Movie Review: "A Nightmare on Elm Street"


Apparently, Freddy Krueger is a pedophile. But forget that, because like everything else in this poorly crafted remake, it doesn’t matter. And, from the silence that surrounded me as I stared at the screen, the largely teenage audience seemed to agree.

Directed by Samuel Bayer, purveyor of 90s music videos, the new “Nightmare on Elm Street,” is an extension of his previous work: Expect the memory of this film to fade as quickly as the 90s bands he worked with. It is a study in what once was cool. Most striking in his IMDB credits, noted directly below “A Nightmare on Elm Street,” his credit for “Absolute Garbage.”

I wanted to like this film. Freddy Krueger was once, prior to Platinum Dunes’ grip on the franchise, an icon for almost a quarter century. So, what happened?

Despite Freddy killing terribly cast actors at a frantic pace, despite poor CG rehashes of scenes from the original, no one believes in him; the characters cite this fact constantly. Doing the best they can with a lackluster script (being very polite) by Wesley Strick and Eric Heisserer, the actors, led by Nancy (Rooney Mara), constantly watch friends no one really liked die from an unseen assailant. (I hope success follows Miss. Mara, one of the few actors in the film, but don’t hold your breath if her agent keeps shoveling scripts like this one in her direction.) The actor’s disbelief in their villain seeps out of every crack in the film. If they don’t believe in Freddy, why should I?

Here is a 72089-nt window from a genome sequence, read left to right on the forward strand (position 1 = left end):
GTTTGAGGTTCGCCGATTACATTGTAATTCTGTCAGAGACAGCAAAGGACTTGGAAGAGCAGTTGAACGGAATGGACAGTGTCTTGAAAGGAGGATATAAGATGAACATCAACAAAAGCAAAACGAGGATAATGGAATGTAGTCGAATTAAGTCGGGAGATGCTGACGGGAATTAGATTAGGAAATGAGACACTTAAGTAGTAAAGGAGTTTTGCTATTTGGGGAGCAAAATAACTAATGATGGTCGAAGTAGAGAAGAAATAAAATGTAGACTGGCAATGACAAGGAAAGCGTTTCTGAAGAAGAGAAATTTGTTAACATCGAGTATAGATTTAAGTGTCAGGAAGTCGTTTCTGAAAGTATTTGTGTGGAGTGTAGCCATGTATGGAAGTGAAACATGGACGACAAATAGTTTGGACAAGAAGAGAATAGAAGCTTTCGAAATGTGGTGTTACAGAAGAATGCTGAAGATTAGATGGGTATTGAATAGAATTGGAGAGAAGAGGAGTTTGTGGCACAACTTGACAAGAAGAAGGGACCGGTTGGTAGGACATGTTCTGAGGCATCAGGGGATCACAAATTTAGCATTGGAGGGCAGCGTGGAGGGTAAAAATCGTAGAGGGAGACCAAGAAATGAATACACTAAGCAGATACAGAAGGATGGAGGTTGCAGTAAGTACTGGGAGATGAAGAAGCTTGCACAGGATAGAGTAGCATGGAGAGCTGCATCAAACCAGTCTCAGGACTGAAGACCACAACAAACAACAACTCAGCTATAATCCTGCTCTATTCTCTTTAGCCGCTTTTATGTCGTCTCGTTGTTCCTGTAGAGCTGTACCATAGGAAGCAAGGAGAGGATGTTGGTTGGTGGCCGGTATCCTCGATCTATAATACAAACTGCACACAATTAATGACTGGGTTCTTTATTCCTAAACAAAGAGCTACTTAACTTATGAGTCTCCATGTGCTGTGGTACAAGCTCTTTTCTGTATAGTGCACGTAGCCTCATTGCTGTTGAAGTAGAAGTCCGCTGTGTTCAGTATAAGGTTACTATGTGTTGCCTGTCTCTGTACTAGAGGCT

Understandably, the filmmakers attempted to show Freddy at every possible moment, and why wouldn’t you? Freddy deserves to be seen. However, falling asleep at every possible moment, to the point of utter disbelief that our heroes are actually lacking in rest makes me wonder how he appeared in the first place. Falling asleep at a friend’s funeral after he was brutally murdered in front of you?

The Director of Photography, Jeff Cutter, paints a pretty picture, but that’s about as good as it gets. When you start dwelling on how the make-up artist did a terrible job, all hope is lost.

Nancy’s final line – before conquering her new nightmare – caused a bright spurt of laughter, though quick in its passing. It’s a shame, only because a more talented team could have created something great.  And then the rest of teenage crowd, expressionless, silent, stood, quickly disappeared, and likely forgot.

- Greystoke


What: "A Nightmare on Elm Street"

Directed by: Samuel Bayer

Starring: Rooney Mara

Rated: R, for bloody violence and some strong language

Should you go? No.